Scientific American makes me jealous of the physicists at Livermore’s National Ignition Facility, who get to utter orders like, “Now, my assistants! Fire the FUSION LASER!”:
On 15 March, the 192 laser beams of the National Ignition Facility (NIF) at Lawrence Livermore National Laboratory in Livermore, California, fired a record 1.875-megajoule shot into the laser’s target chamber, surpassing its 1.8-megajoule design specification. The shot, which was just a demonstration and did not incorporate a target, nonetheless represents a milepost in an effort to get past the break-even point — ignition — in coaxing fusion energy from a tiny frozen fuel pellet.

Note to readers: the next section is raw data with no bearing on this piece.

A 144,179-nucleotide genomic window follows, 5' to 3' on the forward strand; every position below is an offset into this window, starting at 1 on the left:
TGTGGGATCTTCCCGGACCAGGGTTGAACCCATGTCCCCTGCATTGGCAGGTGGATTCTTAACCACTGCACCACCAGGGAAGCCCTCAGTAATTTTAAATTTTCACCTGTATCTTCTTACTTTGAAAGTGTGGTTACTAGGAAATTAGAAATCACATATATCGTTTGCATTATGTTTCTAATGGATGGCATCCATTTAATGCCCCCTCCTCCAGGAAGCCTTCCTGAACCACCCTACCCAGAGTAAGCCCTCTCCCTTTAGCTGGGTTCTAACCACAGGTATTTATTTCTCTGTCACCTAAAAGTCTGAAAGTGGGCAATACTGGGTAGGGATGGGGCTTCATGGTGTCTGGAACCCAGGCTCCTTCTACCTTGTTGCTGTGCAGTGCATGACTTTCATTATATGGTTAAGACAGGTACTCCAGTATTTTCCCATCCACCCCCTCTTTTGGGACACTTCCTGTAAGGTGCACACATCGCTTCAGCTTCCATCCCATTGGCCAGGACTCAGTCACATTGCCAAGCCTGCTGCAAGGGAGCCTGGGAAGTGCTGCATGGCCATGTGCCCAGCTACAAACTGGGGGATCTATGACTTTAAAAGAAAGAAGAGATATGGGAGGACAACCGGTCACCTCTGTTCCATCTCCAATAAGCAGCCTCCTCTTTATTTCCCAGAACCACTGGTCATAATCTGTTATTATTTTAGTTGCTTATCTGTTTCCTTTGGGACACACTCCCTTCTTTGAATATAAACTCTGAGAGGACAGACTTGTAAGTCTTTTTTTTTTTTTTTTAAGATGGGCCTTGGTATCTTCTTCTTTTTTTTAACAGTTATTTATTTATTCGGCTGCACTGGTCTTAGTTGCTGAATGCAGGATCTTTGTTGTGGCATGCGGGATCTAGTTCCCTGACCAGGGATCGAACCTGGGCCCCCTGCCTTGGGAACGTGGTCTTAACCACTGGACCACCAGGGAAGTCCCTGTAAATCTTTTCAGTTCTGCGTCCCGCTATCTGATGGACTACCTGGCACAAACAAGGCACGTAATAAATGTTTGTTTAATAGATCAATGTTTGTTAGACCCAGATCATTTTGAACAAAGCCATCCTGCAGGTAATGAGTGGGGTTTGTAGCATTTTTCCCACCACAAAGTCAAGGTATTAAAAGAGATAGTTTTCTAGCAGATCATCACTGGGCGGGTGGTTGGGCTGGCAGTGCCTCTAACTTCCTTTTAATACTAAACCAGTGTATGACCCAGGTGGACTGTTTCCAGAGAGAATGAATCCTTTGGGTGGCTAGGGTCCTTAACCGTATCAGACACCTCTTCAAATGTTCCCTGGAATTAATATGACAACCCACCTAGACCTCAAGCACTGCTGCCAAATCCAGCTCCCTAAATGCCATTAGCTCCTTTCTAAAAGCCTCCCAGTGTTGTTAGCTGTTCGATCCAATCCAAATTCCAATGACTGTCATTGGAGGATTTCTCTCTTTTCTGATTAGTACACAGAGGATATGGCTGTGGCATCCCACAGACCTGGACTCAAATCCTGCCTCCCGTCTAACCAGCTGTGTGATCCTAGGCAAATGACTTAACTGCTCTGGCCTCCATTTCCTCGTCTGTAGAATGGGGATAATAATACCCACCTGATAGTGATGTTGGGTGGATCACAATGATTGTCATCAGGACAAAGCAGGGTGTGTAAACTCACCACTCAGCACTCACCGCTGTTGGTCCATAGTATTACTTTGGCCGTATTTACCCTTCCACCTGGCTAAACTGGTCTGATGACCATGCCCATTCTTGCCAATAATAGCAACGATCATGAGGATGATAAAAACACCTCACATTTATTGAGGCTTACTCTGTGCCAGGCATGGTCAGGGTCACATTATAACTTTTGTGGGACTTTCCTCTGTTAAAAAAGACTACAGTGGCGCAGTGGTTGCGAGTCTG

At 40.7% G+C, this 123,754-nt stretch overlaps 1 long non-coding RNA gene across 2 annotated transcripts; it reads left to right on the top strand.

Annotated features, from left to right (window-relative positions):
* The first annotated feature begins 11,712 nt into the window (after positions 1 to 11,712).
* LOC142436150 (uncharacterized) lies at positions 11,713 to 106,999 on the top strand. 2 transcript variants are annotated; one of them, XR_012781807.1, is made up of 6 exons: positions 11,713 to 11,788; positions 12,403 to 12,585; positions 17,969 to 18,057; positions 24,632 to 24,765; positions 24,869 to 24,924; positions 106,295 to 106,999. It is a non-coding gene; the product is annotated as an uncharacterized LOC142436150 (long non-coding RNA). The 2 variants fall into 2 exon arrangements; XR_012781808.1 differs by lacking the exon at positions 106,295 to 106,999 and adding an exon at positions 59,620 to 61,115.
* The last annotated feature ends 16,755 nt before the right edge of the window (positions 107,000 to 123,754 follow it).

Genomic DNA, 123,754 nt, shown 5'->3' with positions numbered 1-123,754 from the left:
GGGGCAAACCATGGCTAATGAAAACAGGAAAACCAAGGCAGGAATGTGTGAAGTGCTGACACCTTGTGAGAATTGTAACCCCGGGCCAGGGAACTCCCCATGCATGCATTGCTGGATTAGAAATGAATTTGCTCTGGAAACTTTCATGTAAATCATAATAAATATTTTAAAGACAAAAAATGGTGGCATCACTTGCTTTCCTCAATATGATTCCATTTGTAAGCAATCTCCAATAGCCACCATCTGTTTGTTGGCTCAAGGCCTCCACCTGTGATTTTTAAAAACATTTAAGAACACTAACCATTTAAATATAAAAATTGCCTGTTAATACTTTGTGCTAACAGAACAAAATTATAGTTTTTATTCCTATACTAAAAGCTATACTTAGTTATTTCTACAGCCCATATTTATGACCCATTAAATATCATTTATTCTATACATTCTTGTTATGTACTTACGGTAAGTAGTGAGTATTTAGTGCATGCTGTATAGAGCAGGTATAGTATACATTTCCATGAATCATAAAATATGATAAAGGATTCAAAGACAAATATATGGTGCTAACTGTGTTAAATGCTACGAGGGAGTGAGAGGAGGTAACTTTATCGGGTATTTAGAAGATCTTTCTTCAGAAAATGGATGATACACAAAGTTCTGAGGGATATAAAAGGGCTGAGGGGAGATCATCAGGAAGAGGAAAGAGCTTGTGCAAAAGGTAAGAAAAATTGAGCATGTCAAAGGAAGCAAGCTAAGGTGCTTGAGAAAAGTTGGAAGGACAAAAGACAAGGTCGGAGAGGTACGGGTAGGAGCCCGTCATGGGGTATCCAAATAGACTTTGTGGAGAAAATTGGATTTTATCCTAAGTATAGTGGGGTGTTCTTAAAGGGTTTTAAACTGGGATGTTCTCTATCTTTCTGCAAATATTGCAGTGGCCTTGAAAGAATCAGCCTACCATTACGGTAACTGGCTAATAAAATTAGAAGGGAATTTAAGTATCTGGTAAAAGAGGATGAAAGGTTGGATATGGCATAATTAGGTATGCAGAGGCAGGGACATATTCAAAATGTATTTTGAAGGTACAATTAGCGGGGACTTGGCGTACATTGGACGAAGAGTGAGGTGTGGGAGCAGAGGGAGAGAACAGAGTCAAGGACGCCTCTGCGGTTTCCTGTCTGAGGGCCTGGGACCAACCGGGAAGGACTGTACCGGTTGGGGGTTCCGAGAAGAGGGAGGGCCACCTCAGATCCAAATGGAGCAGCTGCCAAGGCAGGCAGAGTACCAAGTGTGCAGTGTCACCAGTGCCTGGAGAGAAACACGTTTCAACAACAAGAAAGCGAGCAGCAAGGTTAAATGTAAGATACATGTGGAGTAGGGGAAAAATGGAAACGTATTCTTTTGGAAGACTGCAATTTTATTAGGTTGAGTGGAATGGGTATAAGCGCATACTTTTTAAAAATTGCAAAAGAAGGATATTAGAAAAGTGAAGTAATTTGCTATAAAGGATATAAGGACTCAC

“It’s a remarkable demonstration of the laser from the standpoint of its energy, its precision, its power, and its availability,” says Ed Moses, NIF director. He adds that the shot was 2.03 megajoules after passing through the final focusing lens — making the NIF the world’s first 2-megajoule ultraviolet laser. Final diagnostic and other optics reduced the energy to 1.875 megajoules at the centre of the target chamber.
Once it’s hot enough, this laser will be able to create a miniature sun.
That’s not an exaggeration.